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KULKARNI:
Currently there is no recommendation from the FDA of what is a low-carb food. A low-carb diet is defined as 60 grams of carbohydrate or less a day. If there is no FDA definition for a nutrition claim on a label then the person has to make a judgment call as to whether they use that product or not.

MEMBER QUESTION:
I am on Lantus and Humalog. I take my Lantus at 10:30 p.m. and if my sugar level is not 200 or above then I bottom out around 2:00 a.m. So I am eating candy at night to keep my sugar level up. What is the best thing to eat at night to keep my sugar level somewhat normal so I won't bottom out? And can you explain why this is happening? I shouldn't have to keep my sugar level so high. Can you please help me? I have even cut my Lantus in half. I'm still having lots of problems.

KULKARNI:
Thank you for your question. I'm sorry you're having so many problems. I would recommend that you keep one week's worth of records. These records would include:

  • A blood glucose check before each meal and two hours after each meal
  • What you eat at each meal, including food choices and quantity
  • How many units of Humalog you were taking prior to each meal
  • How much Lantus you were taking at bedtime

This will give you data. I would recommend you take it in to your health care provider and review it together. See where the changes need to occur. Your fasting and before-meal blood glucose would be adjusted by changing the Lantus dose. You would do one at a time.

The second phase would be to look at your blood glucoses after the meal and what you have eaten and make an adjustment in the food choices, and/or the Humalog dose before the meal. To keep your blood glucose in the optimal range so you don't get hypoglycemic, a bedtime snack of a turkey sandwich, which would include two slices of wheat bread, 2 ounces of lean turkey, and mayo or margarine, based on your choice, may help.

But looking at your blood glucose before bedtime and how much Lantus you're taking also needs to be part of the equation. That is why I recommended the record keeping, to see what the pattern is like for a week before making adjustments.

MEMBER QUESTION:
What are the blood glucose normal ranges -- from what to what?

KULKARNI:
The normal range that we recommend for fasting in the morning or before meals is 80 to 100 mg/dl. Two hours after a meal, 140 to 160 mg/dl.

MEMBER QUESTION:
I just can't get my head around the relationship between grams of protein, fat, and carbohydrates and total calories. Is there a simple formula/relationship/rule of thumb I can use?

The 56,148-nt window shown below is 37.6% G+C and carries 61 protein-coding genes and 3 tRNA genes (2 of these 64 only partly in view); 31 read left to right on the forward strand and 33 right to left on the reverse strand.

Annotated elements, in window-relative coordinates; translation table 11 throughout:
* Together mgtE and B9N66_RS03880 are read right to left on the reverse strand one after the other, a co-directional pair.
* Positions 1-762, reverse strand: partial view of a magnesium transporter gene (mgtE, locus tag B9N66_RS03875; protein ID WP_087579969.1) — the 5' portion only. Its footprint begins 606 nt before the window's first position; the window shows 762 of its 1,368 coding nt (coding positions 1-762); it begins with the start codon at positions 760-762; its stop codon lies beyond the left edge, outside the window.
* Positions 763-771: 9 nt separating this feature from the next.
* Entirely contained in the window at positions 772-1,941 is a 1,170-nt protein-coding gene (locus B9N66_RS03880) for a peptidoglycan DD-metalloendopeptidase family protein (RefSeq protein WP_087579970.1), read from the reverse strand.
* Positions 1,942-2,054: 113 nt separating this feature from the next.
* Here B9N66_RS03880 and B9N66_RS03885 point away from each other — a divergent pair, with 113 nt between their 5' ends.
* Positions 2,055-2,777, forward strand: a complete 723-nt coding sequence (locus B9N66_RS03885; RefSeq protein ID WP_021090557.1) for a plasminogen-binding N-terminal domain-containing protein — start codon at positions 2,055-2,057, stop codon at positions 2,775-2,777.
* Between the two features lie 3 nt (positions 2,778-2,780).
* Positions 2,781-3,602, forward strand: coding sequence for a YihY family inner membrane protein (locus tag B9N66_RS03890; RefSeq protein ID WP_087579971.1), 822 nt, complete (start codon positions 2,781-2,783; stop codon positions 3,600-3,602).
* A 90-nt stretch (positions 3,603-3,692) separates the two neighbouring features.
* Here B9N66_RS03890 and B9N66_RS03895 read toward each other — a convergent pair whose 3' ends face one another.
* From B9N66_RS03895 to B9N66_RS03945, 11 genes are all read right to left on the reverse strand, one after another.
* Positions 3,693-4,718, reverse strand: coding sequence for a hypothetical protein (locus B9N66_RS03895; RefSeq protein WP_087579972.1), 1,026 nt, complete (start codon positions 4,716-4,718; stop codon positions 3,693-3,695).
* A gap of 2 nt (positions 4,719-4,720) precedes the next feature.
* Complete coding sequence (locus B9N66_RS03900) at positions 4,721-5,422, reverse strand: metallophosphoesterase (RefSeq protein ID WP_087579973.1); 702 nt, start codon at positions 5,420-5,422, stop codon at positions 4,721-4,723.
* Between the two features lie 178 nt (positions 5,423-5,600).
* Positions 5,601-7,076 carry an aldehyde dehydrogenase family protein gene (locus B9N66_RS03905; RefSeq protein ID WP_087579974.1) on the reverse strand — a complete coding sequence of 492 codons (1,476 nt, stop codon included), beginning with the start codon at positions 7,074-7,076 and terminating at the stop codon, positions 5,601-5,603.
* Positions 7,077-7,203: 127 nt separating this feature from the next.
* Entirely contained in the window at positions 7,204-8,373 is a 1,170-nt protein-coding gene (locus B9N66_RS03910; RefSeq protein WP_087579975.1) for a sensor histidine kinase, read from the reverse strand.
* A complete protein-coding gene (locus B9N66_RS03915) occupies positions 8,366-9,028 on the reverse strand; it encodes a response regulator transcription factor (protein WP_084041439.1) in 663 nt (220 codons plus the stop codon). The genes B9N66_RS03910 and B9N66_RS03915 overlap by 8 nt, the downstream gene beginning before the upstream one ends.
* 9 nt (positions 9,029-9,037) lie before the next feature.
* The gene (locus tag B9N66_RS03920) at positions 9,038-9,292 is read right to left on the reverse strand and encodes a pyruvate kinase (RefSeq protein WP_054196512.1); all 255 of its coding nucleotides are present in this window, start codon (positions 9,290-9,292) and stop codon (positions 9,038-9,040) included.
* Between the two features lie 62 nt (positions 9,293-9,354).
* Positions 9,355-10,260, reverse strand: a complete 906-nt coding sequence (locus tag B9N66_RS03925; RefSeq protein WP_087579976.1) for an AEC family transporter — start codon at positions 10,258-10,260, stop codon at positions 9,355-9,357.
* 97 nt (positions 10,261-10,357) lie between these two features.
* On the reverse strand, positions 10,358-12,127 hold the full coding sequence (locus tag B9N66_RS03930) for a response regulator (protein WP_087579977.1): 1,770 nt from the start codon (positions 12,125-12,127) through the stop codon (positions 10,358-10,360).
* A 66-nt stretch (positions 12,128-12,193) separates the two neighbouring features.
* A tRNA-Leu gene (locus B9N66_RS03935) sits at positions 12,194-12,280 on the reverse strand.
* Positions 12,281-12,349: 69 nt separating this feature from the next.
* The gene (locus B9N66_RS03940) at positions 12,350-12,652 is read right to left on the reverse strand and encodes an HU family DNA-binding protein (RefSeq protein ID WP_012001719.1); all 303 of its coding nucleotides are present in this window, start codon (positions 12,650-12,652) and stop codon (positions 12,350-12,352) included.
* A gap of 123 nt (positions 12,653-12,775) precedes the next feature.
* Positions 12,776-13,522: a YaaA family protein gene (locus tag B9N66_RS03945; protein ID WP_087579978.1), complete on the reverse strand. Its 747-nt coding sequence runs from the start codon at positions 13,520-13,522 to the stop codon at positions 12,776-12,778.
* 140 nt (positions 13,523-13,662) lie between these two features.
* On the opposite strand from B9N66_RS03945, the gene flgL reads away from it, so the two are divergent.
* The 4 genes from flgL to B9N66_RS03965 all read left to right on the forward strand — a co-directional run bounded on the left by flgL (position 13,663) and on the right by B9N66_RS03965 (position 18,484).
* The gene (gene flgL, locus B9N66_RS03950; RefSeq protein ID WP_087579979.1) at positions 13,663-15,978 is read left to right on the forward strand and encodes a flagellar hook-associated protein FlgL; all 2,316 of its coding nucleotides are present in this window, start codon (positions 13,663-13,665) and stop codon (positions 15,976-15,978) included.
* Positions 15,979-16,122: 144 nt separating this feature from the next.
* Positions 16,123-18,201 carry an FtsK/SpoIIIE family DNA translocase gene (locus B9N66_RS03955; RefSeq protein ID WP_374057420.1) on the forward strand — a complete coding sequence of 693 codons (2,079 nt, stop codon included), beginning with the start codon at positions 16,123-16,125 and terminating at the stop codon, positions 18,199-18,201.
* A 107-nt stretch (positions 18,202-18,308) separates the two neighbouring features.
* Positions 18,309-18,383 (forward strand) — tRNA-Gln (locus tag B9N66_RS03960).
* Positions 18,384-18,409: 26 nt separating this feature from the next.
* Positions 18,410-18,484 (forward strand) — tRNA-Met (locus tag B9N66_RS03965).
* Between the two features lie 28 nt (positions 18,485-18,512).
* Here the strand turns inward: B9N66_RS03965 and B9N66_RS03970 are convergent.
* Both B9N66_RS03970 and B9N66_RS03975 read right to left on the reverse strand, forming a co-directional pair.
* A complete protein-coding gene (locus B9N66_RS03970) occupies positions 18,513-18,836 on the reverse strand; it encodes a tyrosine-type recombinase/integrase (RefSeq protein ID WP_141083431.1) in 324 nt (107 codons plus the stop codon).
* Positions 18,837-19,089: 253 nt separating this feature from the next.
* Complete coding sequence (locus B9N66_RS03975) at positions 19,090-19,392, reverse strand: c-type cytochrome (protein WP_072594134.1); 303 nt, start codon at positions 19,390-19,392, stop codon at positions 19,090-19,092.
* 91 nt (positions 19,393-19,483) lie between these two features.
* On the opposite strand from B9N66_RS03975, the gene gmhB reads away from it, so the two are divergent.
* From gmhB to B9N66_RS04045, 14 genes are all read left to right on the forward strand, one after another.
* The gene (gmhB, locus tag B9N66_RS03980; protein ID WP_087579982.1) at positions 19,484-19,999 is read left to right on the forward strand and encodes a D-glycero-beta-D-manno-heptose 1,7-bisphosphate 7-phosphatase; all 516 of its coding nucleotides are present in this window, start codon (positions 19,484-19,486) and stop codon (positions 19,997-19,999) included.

KULKARNI:
Carbs, protein, and fat all provide calories. We get them from the food we eat. Carbohydrate foods provide four calories per gram; protein provides four calories per gram; fat provides nine calories per gram.

  • Carbohydrate foods are starches, sugars; Starches are pasta, breads, rice, and cereals.
  • Sugars are fruit juice, fruit, milk, and desserts.
  • Protein foods are beef, lamb, and pork, chicken, turkey, fish.
  • Fats are two categories: animal and vegetable.
  • Animal fat examples are butter, bacon, and sour cream.
  • Vegetable fats are olive oil, canola oil, nuts, and avocadoes

It depends on a person's total calories that they plan to eat for the day. If it is, for example, 2,000 calories and if they're planning 50% of those calories from carbohydrates, that means 1,000 of those calories are coming from carbohydrate foods. Those 1,000 calories would be divided by four, because we get four calories per gram from carbohydrates. So there would be 250 grams of carbohydrate for that day or 50% of the calories or 1,000 calories from carbs. The same way protein and fat can also be figured out based on the calculation and what the person wants to eat.

MEMBER QUESTION:
Is there really a true measure of net carbs? I see several new products for weight loss touting a low net carb number for their product and indicating that even though their product actually has a larger number of carbohydrates in it, that they (i.e. fiber, sugar alcohols etc.) don't affect blood sugar. I thought a carb was carb but maybe that is only for calorie counting. I find this claim of net carb confusing.

MEMBER QUESTION:
When counting carbs, why are we not allowed to do the "net carbs" count like Atkins (subtracting ingredients like fiber which fall under the carb label but do not affect glucose levels)?

KULKARNI:
I can understand your confusion. Currently there is no FDA definition for net carbs; hopefully it should be forthcoming. An example of calculating net carbs, for example, if you have a slice of bread which lists total carbs as being 15 grams and fiber grams being 5, and sugar alcohol grams being 5. Examples of sugar alcohols are sorbitol, zyletol, and mannitol. They do not have alcohol in them, they have sugar alcohols have the same number of calories as carbohydrates, but affect the blood glucose 50%t less than other carbs.

So going back to the bread example, food manufacturers are subtracting the fiber grams and the sugar alcohol grams from the total carbs, and the answer they are labeling as net carbs. So if the slice of bread had 15 grams of total carb, fiber grams were 5, sugar alcohol grams 5, 5 plus 5 = 10, subtracted from the total carbs of 15 grams, the answer would be 5 grams of net carbs.

When you have diabetes, and you're checking the label, for total carbohydrate, you can subtract the fiber grams from the total carbs if the fiber grams are 5 grams or higher per serving. Lower than 5 grams of fiber does not make much of a difference. The sugar alcohol grams of carb subtract 50% of them from the total carb. That would help you get the actual carb in the food product